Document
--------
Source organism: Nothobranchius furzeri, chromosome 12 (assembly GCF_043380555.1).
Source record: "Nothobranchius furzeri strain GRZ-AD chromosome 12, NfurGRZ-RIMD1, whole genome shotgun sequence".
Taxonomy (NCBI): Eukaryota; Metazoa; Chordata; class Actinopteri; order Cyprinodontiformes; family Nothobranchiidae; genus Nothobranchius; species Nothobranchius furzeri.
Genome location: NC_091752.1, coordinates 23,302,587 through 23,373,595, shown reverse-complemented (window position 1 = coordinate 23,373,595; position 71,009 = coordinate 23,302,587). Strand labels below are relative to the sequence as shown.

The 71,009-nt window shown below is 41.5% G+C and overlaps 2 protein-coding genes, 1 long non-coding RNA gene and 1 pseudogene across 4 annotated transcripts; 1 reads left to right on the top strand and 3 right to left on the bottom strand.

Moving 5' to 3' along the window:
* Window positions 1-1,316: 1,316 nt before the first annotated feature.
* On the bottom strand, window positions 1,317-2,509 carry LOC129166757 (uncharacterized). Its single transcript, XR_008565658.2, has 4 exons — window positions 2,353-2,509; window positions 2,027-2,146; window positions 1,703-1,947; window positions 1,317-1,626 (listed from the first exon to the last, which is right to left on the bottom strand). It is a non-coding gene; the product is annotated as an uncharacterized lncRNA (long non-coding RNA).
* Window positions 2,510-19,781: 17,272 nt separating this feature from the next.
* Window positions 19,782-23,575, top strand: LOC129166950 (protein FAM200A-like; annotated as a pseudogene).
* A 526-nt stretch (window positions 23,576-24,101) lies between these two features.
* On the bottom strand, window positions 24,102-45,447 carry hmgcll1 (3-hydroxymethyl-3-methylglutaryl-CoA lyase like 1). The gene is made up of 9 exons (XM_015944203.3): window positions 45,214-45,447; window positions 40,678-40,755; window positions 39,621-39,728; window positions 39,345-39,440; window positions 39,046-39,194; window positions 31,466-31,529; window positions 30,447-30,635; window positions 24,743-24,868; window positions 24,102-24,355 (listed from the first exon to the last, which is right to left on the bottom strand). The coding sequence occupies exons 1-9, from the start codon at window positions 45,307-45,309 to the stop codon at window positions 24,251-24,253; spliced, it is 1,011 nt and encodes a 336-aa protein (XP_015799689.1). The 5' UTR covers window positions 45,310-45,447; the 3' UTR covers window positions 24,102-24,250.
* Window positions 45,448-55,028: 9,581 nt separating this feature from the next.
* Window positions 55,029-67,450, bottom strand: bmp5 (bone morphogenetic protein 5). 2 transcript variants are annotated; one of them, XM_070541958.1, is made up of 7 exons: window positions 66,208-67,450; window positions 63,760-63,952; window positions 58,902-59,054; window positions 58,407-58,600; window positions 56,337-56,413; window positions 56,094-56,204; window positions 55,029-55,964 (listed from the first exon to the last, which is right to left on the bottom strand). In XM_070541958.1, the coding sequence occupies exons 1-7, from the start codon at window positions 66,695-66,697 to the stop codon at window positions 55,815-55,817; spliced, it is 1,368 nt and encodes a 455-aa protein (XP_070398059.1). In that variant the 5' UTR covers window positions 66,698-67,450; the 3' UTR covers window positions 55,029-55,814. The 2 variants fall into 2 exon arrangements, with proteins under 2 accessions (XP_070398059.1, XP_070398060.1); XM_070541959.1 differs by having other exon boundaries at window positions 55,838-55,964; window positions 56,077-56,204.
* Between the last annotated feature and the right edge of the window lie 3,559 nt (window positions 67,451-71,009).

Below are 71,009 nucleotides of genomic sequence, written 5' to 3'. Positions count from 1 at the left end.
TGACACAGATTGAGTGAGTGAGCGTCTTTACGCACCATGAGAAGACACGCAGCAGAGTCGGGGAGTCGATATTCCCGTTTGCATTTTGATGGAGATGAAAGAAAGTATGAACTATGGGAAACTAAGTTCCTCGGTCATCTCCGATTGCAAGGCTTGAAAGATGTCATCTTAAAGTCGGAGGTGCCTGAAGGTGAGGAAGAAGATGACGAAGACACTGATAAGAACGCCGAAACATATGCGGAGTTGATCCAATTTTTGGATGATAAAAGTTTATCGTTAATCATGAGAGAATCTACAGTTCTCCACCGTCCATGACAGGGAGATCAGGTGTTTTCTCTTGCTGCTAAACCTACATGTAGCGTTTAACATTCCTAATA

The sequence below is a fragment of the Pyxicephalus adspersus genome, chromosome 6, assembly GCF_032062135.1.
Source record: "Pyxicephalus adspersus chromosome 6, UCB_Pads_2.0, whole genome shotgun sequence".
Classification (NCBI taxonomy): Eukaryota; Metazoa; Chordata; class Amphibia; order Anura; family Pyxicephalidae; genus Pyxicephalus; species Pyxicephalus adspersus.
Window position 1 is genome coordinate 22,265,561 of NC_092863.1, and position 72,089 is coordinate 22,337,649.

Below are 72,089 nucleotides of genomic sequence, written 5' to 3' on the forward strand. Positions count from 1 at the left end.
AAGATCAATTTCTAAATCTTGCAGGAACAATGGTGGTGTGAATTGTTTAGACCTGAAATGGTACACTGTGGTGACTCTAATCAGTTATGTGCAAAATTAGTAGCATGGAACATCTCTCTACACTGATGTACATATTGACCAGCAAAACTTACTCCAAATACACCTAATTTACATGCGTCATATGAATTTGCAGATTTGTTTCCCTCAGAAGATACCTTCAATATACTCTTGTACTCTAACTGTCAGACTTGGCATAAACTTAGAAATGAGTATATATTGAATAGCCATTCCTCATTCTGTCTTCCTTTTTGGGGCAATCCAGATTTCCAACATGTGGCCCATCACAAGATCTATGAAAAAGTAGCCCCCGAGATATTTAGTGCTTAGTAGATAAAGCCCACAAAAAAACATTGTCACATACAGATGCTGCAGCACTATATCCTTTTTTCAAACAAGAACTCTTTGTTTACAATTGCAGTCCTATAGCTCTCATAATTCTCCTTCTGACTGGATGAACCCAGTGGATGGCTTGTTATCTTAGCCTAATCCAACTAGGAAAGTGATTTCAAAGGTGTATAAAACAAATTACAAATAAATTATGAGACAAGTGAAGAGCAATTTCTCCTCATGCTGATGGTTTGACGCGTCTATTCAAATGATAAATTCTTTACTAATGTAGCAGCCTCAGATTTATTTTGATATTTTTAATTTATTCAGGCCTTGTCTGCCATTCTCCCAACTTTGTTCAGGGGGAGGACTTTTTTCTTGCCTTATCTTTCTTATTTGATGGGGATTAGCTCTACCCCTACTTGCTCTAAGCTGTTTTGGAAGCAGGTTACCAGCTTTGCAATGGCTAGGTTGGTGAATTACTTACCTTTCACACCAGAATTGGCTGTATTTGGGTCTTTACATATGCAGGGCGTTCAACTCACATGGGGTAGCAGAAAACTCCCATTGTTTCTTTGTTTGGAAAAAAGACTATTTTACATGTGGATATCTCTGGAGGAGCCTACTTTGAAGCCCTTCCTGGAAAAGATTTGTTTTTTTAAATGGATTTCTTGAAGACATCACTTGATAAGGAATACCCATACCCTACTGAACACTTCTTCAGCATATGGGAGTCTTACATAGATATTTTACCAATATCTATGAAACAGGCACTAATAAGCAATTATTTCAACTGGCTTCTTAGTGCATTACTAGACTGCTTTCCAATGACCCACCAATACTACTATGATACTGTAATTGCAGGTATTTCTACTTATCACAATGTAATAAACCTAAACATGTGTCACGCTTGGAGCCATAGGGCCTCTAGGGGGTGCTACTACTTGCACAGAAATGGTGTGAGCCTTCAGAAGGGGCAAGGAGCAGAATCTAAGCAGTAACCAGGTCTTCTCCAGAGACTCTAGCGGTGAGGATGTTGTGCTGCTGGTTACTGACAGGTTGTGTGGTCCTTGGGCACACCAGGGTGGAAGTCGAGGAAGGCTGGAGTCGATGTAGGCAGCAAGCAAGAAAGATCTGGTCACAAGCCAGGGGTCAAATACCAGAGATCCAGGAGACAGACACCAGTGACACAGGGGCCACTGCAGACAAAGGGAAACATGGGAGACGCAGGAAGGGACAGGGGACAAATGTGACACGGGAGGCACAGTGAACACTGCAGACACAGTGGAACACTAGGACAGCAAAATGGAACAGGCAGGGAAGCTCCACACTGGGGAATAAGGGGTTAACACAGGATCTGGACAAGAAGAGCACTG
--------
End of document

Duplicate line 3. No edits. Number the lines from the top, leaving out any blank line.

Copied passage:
Taxonomy (NCBI): Eukaryota; Metazoa; Chordata; class Actinopteri; order Cyprinodontiformes; family Nothobranchiidae; genus Nothobranchius; species Nothobranchius furzeri.